A piggyback loan is used when a buyer doesn’t have 20% down. This loan is considered a purchase money loan and goes in second place after the first lien. In most cases we are seeing a combination that is 80/10/10 meaning you get an 80% loan, a 10% piggyback/second loan and you put 10% down payment. Other combinations are 80/15/5 and an 80/20. All making a comeback..
By doing this it eliminates the requirement for principal mortgage insurance (PMI)
We are seeing more lender’s in 2017 take on this risker scenario not seen since before the 2008 mortgage crisis. These loans are an alternative for the buyer who doesn’t want to pay mortgage insurance.
Mortgage insurance is paid on any loan that exceeds 80% loan to value (LTV) there are several different ways (PMI) can be paid. I’ll go into mortgage insurance on my next blog post.
Piggyback loans are typically at a higher rate than the first loan and often made by the same lender.
I have seen some lenders match the rate of the first if the borrower’s risk factors are low. Meaning the borrower has a higher credit score and low debt to income ratio.
The only loan above 80% LTV that avoids PMI is a VA loan for our military folks. The VA loan for purchase and refinance is 100% financing and the ability to add their VA funding fee and closing costs to the loan, so the Veteran has no out of pocket money required. Great deal for our veterans.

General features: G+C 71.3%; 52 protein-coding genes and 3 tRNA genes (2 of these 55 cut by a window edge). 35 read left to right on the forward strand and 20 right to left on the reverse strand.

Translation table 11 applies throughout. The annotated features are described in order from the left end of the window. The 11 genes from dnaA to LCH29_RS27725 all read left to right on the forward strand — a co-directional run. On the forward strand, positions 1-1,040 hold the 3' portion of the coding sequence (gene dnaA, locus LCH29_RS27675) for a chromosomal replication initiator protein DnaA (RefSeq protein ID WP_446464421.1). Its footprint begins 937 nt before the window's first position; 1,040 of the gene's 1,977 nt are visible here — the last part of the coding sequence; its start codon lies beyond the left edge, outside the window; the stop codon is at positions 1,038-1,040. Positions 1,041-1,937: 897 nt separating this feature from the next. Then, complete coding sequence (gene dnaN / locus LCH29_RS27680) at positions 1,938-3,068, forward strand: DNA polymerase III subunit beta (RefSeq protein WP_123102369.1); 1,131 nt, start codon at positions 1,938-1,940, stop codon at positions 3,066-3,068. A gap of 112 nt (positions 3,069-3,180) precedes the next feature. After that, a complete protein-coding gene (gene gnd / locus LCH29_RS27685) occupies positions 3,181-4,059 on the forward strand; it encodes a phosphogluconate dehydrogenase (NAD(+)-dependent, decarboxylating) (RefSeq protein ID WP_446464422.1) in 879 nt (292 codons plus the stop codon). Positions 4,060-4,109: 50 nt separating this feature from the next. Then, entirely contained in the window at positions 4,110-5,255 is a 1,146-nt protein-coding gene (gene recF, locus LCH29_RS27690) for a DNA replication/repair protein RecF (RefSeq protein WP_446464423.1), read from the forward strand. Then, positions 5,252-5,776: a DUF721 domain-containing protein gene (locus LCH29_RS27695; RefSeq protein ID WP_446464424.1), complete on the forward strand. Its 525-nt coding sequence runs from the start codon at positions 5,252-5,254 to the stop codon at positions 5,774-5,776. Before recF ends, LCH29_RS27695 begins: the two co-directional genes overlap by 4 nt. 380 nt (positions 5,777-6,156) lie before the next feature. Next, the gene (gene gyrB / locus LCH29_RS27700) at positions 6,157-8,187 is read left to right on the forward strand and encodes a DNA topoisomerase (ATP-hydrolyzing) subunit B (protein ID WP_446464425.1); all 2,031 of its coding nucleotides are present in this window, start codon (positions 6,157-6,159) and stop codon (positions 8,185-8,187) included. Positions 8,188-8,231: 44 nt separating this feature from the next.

I am not sure if bringing back the piggyback is a good idea or not, they did cause their share of problems for both homeowners and lenders, causing many foreclosures which is why they disappear for so many years. I see an ever changing environment in the lending industry with lenders taking on more risk. Good or bad not sure!
I think it’s important to make sure that you research the difference between paying PMI or getting a second lien and the rates offered on the piggyback vs the factor used for the PMI.
Other things to consider is the tax benefit of each and with this new tax plan being introduced by our current president. Most of us can deduct our mortgage interest and mortgage insurance but that is likely to change if the new plan passes, at least to some degree depending on the size of your mortgage.
Thank you for visiting my blog and I encourage you to leave a comment or questions. Let me know if my blog has helped you to answer any questions you had. I would love to have ideas about what you all would like to learn about regarding financing or real estate.
Go for it give me some ideas!
ACMC Loan Consultant
Certified Mortgage Coach